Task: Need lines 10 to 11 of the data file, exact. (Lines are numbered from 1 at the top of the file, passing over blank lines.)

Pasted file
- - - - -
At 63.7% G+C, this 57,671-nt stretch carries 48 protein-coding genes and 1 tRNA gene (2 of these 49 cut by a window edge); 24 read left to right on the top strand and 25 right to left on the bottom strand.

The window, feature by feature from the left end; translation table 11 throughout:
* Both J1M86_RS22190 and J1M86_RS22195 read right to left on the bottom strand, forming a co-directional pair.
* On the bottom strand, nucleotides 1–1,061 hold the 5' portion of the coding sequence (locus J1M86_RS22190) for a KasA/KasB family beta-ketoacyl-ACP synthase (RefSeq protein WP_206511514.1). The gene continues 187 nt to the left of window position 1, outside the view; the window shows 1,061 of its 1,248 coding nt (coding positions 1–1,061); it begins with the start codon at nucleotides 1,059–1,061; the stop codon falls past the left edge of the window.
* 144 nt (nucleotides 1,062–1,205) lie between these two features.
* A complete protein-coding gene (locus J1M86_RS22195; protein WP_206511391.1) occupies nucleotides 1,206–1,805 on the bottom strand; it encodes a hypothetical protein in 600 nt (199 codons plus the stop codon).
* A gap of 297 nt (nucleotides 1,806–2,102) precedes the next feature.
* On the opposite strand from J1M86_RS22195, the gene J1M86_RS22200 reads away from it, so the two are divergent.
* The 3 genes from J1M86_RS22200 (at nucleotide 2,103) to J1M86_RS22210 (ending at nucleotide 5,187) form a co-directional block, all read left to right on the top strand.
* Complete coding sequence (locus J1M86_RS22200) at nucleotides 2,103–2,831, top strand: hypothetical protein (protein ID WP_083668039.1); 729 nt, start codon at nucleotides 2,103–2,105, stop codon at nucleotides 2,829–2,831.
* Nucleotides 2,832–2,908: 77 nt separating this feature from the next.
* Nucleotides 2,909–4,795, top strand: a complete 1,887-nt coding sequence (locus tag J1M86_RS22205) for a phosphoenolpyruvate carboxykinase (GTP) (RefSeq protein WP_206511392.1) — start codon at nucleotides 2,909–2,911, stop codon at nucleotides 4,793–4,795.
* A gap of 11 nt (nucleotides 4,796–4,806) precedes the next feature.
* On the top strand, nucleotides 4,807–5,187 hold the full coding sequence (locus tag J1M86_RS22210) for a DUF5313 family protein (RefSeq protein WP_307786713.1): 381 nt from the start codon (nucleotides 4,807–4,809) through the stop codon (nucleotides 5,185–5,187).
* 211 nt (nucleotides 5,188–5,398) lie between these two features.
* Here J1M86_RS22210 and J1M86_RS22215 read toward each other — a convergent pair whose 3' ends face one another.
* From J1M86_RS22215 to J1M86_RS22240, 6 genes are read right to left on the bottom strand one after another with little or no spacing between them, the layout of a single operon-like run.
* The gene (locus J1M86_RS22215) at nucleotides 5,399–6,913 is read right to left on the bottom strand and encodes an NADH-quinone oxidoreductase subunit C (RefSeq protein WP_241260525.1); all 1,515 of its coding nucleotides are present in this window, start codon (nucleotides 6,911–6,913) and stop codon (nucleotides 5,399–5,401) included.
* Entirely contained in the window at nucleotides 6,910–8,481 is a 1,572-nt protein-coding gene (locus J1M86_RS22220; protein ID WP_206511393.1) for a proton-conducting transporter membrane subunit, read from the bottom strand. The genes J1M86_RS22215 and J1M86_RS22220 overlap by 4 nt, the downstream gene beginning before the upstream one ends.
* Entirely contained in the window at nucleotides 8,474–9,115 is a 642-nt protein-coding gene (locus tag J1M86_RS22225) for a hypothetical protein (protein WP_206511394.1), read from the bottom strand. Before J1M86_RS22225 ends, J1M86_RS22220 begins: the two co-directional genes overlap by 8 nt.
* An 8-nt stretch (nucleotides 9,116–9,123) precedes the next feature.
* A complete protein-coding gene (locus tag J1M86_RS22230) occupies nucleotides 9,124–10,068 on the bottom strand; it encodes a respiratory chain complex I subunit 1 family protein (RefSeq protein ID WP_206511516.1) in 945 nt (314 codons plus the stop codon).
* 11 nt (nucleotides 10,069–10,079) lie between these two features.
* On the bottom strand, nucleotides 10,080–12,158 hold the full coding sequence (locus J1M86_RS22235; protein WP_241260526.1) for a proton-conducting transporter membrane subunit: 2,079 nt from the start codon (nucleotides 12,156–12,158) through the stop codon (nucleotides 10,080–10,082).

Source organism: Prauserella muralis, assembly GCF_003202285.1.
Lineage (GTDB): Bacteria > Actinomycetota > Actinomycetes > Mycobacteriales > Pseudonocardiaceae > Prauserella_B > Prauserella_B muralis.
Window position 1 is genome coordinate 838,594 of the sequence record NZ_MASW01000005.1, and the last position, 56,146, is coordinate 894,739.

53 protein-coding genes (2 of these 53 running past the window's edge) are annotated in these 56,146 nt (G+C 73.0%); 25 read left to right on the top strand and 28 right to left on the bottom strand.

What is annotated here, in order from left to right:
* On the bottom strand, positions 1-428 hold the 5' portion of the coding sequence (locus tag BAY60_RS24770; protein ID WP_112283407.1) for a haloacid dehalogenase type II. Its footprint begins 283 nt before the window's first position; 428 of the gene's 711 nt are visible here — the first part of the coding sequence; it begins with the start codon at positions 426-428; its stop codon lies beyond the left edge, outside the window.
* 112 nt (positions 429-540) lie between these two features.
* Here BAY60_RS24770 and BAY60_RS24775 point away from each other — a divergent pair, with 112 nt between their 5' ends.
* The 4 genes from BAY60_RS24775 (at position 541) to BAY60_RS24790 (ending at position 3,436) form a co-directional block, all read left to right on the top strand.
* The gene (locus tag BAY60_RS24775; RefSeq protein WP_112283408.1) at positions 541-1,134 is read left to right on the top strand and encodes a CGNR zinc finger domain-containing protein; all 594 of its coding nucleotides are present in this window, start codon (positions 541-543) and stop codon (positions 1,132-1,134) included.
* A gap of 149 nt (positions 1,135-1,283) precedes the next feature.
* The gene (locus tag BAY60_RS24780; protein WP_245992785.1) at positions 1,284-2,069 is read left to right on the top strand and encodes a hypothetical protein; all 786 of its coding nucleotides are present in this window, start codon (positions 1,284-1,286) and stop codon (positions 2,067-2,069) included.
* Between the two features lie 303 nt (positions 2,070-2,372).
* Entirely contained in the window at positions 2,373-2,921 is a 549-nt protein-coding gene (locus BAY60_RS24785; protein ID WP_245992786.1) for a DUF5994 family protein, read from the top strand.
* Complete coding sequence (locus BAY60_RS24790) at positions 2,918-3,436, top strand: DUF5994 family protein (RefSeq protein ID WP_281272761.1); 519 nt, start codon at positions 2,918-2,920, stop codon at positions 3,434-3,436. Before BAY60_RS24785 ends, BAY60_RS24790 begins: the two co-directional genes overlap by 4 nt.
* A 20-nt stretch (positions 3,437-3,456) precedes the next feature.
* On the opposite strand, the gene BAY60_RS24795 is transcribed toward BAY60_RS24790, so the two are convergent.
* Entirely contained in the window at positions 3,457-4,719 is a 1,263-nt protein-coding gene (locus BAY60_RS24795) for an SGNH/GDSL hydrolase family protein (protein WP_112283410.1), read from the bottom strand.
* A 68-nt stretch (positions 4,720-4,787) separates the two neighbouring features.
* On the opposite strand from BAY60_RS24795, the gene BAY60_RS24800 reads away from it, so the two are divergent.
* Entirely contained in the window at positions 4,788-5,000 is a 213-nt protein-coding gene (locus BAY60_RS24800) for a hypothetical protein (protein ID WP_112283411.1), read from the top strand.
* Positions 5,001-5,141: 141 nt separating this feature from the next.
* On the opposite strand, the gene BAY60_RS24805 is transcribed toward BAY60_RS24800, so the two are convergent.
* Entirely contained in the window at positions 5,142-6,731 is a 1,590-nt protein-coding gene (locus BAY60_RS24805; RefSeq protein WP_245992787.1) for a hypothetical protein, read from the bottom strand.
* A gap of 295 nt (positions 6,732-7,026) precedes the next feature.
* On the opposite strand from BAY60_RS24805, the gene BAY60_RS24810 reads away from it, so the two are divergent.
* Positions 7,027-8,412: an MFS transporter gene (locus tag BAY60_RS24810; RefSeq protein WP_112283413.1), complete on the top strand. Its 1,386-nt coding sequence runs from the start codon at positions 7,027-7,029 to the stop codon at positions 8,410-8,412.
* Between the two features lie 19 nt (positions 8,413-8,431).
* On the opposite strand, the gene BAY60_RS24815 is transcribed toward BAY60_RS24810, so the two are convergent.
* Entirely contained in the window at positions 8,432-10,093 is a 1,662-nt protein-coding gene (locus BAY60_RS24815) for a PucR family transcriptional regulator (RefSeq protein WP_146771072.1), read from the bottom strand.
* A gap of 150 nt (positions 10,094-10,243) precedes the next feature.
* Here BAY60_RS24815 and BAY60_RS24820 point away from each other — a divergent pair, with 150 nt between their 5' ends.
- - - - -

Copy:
* Complete coding sequence (locus J1M86_RS22200) at nucleotides 2,103–2,831, top strand: hypothetical protein (protein ID WP_083668039.1); 729 nt, start codon at nucleotides 2,103–2,105, stop codon at nucleotides 2,829–2,831.
* Nucleotides 2,832–2,908: 77 nt separating this feature from the next.